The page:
This Is AuburnElectronic Theses and Dissertations

Novel ZnO nanoparticle activity against Liberibacter crescens growth and biofilm formation




Naranjo, Eber

Type of Degree

Master's Thesis


Entomology and Plant Pathology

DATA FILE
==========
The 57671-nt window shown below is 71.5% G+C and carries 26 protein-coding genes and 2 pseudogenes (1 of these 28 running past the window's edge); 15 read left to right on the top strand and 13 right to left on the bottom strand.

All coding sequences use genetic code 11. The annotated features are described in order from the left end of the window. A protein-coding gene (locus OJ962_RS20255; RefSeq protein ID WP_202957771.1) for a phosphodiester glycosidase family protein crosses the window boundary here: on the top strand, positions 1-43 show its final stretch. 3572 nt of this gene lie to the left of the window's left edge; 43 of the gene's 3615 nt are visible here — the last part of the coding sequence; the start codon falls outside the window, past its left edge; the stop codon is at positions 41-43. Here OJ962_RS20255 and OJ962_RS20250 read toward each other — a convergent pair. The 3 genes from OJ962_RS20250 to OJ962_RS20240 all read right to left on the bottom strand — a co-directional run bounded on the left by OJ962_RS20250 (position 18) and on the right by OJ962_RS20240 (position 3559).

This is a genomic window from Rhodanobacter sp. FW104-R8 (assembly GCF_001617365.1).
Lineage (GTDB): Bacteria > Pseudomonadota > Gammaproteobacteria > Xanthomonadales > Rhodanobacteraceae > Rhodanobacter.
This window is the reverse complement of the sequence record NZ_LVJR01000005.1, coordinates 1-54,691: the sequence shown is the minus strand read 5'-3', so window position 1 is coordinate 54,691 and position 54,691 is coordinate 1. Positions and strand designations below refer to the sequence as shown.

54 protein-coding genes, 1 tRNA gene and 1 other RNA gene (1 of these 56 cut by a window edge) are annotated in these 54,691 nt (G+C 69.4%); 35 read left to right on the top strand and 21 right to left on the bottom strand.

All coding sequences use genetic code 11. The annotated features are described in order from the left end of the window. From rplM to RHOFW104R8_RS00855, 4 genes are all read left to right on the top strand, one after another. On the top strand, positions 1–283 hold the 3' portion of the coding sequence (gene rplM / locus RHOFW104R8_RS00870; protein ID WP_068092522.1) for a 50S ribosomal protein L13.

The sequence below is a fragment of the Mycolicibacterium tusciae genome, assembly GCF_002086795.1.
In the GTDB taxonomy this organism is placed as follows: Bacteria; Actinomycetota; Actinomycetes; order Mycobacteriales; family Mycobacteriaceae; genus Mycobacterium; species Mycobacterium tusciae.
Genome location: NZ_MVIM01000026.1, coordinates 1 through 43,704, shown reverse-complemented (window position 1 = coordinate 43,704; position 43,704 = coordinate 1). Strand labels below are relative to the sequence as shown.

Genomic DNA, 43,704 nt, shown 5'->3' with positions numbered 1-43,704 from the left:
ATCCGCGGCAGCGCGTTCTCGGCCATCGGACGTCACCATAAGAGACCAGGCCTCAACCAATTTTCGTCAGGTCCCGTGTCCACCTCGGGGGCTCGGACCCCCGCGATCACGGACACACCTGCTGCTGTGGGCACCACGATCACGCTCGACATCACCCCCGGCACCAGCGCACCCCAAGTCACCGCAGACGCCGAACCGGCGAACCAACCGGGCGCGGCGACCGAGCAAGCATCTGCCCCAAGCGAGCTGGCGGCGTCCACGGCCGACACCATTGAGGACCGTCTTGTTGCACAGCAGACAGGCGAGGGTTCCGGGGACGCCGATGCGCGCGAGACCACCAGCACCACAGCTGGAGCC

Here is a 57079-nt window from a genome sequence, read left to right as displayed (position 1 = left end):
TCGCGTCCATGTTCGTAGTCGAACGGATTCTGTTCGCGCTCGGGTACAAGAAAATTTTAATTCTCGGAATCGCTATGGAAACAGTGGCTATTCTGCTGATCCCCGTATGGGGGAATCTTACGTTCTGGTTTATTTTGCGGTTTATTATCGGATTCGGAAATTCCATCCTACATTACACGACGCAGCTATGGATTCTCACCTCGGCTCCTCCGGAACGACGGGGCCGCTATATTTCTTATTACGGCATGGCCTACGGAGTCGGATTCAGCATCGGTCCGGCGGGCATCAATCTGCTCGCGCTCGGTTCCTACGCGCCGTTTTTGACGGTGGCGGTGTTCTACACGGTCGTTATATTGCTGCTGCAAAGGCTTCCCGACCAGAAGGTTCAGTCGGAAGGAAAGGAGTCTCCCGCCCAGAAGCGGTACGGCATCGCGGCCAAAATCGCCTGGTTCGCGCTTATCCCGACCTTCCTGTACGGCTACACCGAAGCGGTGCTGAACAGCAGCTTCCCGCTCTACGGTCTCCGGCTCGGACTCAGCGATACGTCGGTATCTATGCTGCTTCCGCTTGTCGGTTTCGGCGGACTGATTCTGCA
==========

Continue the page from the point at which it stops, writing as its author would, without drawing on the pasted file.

Huanglongbing (HLB) or citrus greening is the most devastating citrus disease worldwide and it severely affects the US citrus industry with millionaire losses annually. The phloem limited, insect vectored and uncultivable nature of its causal agent, ‘Candidatus Liberibacter asiaticus’, makes this disease to be incurable and unmanageable to the date by conventional methods. In this work, the in vitro antimicrobial activity of Zinkicide™, a novel ZnO based nanoformulation, was evaluated in batch cultures and under flow conditions, using Liberibacter crescens (Lcr) as a biological model for Liberibacter spp. Initially, cultural factors to obtain Lcr in biofilms in vitro were studied. Media optimization was performed by manipulating concentrations of methyl-β-cyclodextrin (mβc) and fetal bovine serum (FBS) in media BM7. The use of the alamarBlue® cell proliferation kit confirmed mβc stimulates Lcr viability and showed Lcr forms more biofilm in response to adverse environments. Cell adhesion force assays in microfluidic chambers (MC) and biofilm quantification in batch cultures confirmed that the BSA contained in the FBS fraction of the BM7 medium, prevents cell-surface attachment and demonstrated that Lcr-surface attachment does not rely on protein synthesis. Cell-cell aggregation assays showed Lcr aggregates more in the optimized media formulation than in BM7. Microscopic characterization of floating and attached Lcr biofilms showed both structures are embedded in an EPS extracellular matrix and that surface-attached biofilms are formed mainly on the flask bottom. Optimum conditions to assess Lcr growth and cell viability in microfluidic chamber systems were also determined. iii ZinkicideTM minimum inhibitory concentration in microtiter assays was 52ppm, while the minimum bactericidal concentration was 183ppm. When used at 104ppm, the compound inhibited more than the 96% of the biofilm formation. ZinkicideTM was not effective disrupting preformed biofilms in 96 well plates. In MC, Zinkicide™ did not disrupt initially Lcr adherent cells or disrupted preformed biofilms, but the occurrence of massive cell membrane damage on the Zinkicide™ treated main channels for both experiments was revealed by using the DEAD/LIVE Bactlight viability kit. The spatial antimicrobial activity assessment of Zinkicide™ in MC, showed this compound acts in gradients in fluidic vessels according to structural splits, flow direction, and cell concentration. In summary, in this work we described by the first time the biofilm formation process for the Liberibacter genus, and identified the cultural factors that trigger this phenome in vitro. We also evaluated the capacity of ZinkicideTM to inhibit Lcr growth and biofilm formation and discovered an unexpected resilience of Lcr biofilms against this antimicrobial compound.